When ‘White’ Became an Ideology — and Not a Human Reality

This article is another good example of why Bruce Thorton is one of my favorite writers — here, he explains when white became an ideology:

How “anti-racists” exploit “whiteness” to feather their own political nest.

Recently, terminal Trumpophobe Max Boot went after chronic Trumpophobe National Review for not being extreme enough in their denunciation of “white grievance politics” and “whining” whites, who “can justify everything from a public temper tantrum to a shooting spree,” and expose their belief “that white supremacy is the natural order of things.” Boot counsels “clueless white people” to “get a grip” and tone down the “sense of outrage that white people feel when they fear losing their privileged position to people of color.”

John Nolte on Brietbart humorously dissects Boot’s racialist drivel and the NeverTrump civil war, and John Hirschauer ably defends NRO’s real point. What I find interesting 50 years after the Civil Rights legislation is the continuing use of empty terms like “white.” Such racial categories are left-overs from early 20th century “scientific racism,” which dressed up irrational and self-serving bigotry in the technical terminology and quantitative procedures of real science. Today, they are the instruments of the progressive project of dismantling the Constitutional order at the expense of freedom.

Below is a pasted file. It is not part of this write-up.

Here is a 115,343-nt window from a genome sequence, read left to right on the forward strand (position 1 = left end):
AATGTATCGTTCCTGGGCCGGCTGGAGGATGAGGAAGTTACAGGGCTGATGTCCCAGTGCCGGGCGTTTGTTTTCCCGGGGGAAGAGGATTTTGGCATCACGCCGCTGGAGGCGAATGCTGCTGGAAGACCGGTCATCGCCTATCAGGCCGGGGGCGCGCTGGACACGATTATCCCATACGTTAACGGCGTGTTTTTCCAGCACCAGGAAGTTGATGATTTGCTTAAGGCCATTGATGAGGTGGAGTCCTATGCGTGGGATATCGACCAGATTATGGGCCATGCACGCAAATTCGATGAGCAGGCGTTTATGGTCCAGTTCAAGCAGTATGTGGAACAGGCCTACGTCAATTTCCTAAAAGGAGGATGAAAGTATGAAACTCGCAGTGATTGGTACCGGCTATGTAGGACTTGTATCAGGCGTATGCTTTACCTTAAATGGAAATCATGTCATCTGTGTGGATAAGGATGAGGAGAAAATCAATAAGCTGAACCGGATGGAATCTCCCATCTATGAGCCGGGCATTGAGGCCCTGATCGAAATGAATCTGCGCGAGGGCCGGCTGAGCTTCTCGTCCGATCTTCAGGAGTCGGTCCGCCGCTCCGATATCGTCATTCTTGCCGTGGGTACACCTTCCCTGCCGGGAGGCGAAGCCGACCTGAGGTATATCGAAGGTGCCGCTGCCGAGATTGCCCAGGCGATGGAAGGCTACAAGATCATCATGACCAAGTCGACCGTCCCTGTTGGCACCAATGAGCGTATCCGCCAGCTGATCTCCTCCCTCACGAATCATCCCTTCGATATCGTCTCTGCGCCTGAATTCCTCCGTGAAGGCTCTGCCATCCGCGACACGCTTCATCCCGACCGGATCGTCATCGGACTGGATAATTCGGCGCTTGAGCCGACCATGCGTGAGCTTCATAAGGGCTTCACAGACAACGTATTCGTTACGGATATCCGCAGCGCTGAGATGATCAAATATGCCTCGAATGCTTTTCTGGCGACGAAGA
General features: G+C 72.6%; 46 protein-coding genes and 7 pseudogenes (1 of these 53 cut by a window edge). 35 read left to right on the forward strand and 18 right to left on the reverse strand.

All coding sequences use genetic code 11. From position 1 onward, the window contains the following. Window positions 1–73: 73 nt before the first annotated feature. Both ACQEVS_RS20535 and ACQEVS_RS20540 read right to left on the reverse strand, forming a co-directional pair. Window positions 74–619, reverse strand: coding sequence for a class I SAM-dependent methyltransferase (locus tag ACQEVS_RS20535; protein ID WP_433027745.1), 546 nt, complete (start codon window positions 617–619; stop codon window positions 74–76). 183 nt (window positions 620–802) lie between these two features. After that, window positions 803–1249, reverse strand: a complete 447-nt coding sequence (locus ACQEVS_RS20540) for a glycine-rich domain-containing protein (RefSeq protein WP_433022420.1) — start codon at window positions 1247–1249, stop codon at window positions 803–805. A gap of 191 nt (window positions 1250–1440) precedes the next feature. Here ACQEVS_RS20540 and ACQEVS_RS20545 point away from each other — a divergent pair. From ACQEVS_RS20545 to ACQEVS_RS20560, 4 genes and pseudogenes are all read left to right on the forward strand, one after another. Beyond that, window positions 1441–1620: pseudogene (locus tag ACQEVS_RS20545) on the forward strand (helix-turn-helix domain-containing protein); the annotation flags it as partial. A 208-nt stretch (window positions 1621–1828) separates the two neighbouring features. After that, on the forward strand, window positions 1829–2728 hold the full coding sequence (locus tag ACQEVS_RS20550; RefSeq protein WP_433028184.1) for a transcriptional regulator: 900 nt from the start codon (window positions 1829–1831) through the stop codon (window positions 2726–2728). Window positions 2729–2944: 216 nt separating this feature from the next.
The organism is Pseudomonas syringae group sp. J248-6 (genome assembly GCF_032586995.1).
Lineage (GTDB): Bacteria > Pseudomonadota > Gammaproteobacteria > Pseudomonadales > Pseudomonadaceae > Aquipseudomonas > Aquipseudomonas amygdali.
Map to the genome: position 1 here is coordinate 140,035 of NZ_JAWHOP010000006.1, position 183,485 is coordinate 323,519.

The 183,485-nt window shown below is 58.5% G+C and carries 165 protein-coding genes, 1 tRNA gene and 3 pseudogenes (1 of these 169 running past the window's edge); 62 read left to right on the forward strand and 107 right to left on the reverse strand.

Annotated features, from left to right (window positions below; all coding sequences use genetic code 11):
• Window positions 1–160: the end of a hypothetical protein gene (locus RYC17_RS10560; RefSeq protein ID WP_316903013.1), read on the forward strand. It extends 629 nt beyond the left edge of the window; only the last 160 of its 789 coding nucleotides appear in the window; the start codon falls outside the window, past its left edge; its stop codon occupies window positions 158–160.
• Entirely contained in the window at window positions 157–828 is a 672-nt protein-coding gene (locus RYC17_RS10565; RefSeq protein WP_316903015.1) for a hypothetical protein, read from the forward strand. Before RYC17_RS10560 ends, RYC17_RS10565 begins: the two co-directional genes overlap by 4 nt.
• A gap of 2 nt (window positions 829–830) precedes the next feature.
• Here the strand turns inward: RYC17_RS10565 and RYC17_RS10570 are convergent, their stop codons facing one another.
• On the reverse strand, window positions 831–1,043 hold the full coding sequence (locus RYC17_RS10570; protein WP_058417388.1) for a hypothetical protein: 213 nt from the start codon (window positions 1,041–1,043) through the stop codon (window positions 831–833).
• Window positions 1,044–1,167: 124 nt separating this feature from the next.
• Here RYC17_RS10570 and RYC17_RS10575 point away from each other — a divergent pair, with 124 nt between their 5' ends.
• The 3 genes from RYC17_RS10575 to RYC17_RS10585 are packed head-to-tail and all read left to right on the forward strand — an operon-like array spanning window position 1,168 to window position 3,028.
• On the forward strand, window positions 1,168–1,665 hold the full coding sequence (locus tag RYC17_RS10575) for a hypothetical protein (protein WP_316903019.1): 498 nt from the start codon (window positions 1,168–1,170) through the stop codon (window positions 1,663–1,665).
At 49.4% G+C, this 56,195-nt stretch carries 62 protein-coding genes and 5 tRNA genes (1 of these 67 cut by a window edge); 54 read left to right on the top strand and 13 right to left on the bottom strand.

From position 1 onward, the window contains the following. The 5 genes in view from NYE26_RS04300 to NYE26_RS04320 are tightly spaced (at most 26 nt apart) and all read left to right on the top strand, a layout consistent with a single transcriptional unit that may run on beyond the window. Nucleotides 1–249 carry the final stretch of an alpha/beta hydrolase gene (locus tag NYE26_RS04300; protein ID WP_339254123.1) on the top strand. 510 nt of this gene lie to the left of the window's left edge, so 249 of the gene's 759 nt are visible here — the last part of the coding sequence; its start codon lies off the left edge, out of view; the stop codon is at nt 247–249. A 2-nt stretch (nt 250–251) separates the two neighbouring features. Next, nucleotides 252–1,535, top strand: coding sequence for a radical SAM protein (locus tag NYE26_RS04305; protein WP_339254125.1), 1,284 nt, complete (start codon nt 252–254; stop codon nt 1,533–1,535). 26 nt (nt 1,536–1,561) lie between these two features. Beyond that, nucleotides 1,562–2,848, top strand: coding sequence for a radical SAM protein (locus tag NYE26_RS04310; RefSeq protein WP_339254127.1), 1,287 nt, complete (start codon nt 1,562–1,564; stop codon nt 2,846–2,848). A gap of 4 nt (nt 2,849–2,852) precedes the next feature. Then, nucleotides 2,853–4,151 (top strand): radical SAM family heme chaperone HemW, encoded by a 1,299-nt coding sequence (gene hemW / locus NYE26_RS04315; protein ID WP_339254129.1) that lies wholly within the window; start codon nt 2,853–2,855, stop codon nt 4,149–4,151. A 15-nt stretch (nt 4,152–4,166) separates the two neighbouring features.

Back in the heyday of “scientific racism,” the category “white” was an incoherent amalgam of superficial physical characteristics like skull shape and skin-color, with subjectively defined inherited “traits”––including vague qualities like “gumption” or “stick-to-it-ive-ness”––  that in fact reflected cultural differences, different social mores, affluence, and geographic diversity. Soon “white” denoted the Anglo-Norman, Nordic, and Germanic peoples, often compressed into WASPs, who comprised America’s socio-economic, political, and educational elite. That same demographic provided the intellectual and political advocates of “scientific racism” and the eugenics movement, which sought to limit immigrants from southern Italy, eastern Europe, and the Middle East, who by the Darwinian laws of nature were incapable of functioning in a politically free, economically advanced society.

Read more: Frontpage Mag

Image credit: www.frontpagemag.com.